NNT On Sunday, I fell into a trance and I heard a loud voice like a trumpet behind me, ... .
NSNT On the Lord's day, I was in the Spirit, and I heard behind me, a great voice, like the blast of a trumpet.
NWT By inspiration I came to be in the Lord's day, and I heard behind me a strong voice like that of a trumpet, ... .
Footnote: [in the Lord's day]. See 1 Corinthians 1: 8 and 1 Corinthians 5: 5.
ONT I became ecstatic on the Lord's day, and heard behind me a loud voice like a trumpet horn, saying, ... .
Footnote: [trumpet horn]. The shofar (ram's horn trumpet), cf. Ezekiel 3: 12.
PRS On the Lord's day I knew myself inspired by the Spirit, and I heard from behind me a voice loud as a trumpet-call, saying, ... .
SISR I came to be in the Spirit on the Day of Yahweh, and I heard behind me a loud voice, as a trumpet, ... .
Footnote: [The Day of Yahweh]. The prophetic Day, so called in at least 30 places, and referred to in 300 similar terms.
TCNT I fell into a trance on the Lord's Day, and I heard behind me a loud voice, like the blast of a trumpet.
TM It was Sunday and I was in the Spirit, praying. I heard a loud voice behind me, trumpet-clear and piercing: ... .
WAS I was in the Spirit on the Lord's day; and I heard behind me a voice as of a trumpet, ... .
Footnote: In the Spirit: under the power of the Spirit, and in a condition to receive a revelation.
Footnote:
On the Lord's day: or the first day of sabbaths, the day on which Christ rose from the dead, and the day on which the Holy Spirit descended at Pentecost.
Footnote:
A great voice: the voice of Jesus, (v. 13).
WET I entered into a different experience in the sphere of the Spirit [His absolute control] on the Lord's day, and heard behind me a voice, a great one, like a trumpet, saying, ... .
WTNT I was in the Spirit on a Sunday, and heard behind me, a great voice, as it had been of a trump saying, ... .


Reference Books

The Bible Almanac: (page 539)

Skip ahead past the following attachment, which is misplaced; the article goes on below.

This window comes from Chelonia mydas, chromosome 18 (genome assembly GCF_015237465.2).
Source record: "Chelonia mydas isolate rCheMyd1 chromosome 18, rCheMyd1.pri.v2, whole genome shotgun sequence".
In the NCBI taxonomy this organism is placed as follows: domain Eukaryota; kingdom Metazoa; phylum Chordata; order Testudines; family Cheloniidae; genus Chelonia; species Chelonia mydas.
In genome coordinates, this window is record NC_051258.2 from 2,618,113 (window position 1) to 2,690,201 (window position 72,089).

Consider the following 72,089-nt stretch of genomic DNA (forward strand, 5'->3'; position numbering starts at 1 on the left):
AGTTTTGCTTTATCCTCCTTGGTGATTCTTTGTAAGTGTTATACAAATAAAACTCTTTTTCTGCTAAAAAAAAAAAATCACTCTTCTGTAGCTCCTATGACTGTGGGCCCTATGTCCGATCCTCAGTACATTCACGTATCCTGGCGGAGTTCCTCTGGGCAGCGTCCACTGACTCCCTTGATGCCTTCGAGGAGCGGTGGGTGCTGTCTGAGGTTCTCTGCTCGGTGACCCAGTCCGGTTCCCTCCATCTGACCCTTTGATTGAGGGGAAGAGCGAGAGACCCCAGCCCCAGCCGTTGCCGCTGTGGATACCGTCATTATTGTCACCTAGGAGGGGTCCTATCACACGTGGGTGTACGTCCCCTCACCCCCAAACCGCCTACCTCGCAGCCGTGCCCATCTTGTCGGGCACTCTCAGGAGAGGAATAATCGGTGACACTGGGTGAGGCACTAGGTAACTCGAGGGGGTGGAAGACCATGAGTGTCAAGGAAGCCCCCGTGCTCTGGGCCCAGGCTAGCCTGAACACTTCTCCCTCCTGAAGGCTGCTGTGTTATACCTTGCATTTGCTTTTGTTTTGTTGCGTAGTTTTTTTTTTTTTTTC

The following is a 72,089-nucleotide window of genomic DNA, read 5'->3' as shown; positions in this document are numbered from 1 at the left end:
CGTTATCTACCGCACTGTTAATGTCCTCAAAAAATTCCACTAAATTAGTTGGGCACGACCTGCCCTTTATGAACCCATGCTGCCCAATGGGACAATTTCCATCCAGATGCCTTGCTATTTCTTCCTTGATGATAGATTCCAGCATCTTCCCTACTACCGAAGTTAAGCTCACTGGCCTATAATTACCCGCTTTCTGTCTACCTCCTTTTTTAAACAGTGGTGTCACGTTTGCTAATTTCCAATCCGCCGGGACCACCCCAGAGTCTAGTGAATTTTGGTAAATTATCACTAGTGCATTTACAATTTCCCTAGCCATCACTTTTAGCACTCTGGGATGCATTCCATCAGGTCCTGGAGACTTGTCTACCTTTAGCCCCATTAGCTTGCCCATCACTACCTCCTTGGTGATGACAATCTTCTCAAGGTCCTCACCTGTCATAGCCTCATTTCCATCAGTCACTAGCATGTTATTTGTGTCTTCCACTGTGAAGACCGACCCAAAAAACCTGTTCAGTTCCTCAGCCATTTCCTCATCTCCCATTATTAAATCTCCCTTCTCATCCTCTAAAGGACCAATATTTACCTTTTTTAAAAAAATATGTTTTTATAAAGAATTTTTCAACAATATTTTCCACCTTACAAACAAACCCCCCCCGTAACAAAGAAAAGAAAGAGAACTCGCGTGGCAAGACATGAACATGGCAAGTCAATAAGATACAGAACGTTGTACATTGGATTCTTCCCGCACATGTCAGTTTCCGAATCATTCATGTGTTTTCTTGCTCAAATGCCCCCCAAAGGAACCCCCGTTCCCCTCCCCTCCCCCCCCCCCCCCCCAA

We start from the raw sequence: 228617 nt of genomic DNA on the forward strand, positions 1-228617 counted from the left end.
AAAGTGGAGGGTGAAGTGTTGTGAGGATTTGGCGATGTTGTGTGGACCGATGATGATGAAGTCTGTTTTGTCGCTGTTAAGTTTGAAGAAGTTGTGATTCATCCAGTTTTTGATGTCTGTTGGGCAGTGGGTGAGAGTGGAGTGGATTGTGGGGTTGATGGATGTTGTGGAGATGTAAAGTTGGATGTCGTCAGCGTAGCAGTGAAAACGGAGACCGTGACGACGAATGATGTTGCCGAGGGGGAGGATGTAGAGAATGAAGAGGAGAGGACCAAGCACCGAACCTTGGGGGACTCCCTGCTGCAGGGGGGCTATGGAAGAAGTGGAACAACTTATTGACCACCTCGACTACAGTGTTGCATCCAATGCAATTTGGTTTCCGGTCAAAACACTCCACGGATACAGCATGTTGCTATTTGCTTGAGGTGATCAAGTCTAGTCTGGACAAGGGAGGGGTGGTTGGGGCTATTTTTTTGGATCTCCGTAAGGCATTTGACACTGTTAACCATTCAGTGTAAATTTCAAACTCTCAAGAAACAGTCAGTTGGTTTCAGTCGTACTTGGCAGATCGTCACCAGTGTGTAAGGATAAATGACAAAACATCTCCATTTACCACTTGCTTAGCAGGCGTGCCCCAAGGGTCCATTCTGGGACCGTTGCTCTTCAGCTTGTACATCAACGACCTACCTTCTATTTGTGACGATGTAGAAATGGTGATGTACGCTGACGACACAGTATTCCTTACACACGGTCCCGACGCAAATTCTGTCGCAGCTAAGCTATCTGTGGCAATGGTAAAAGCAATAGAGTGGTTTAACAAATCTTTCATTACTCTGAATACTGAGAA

We do know that the early Christians held their services on Sunday, the first day of the week. They called this "the Lord's Day" because it was the day that Christ rose from the dead.

Come Out of Her, My People: (page 121)
The weekly day of rest was transferred from the Sabbath to the Sun-day, the first day of the week, by the newly fused (merged, mixed, or compromised) Church in the year 336 C.E. (or 364 C.E.), at the Council of Laodicea.

Halley's Bible Handbook: (page 691)
"The Lord's Day" (1: 10), evidently was the "First Day of the Week" (Acts 20: 7; 1 Corinthians 16: 2): the Day on which Christians met for worship, in commemoration of the Lord's Resurrection. As the Seventh Day had been kept in commemoration of Creation, the First Day was set aside to keep forever fresh in men's minds the Story of Jesus' Resurrection from the Dead: the Most Momentous Day of All History: the One Event that gives Meaning to human life.

Smith's Bible Dictionary: (page 363)
The Lord's day: the weekly festival of our Lord's resurrection, and identified with "the first day of the week," or "Sunday," of every age of the Church. Scripture says very little concerning this day; but that little seems to indicate that the divinely-inspired apostles, by their practice and by their precepts, marked the first day of the week as a day for meeting together to break bread, for communicating and receiving instructions, for laying up offerings in store for charitable purposes, for occupation in holy thought and prayer.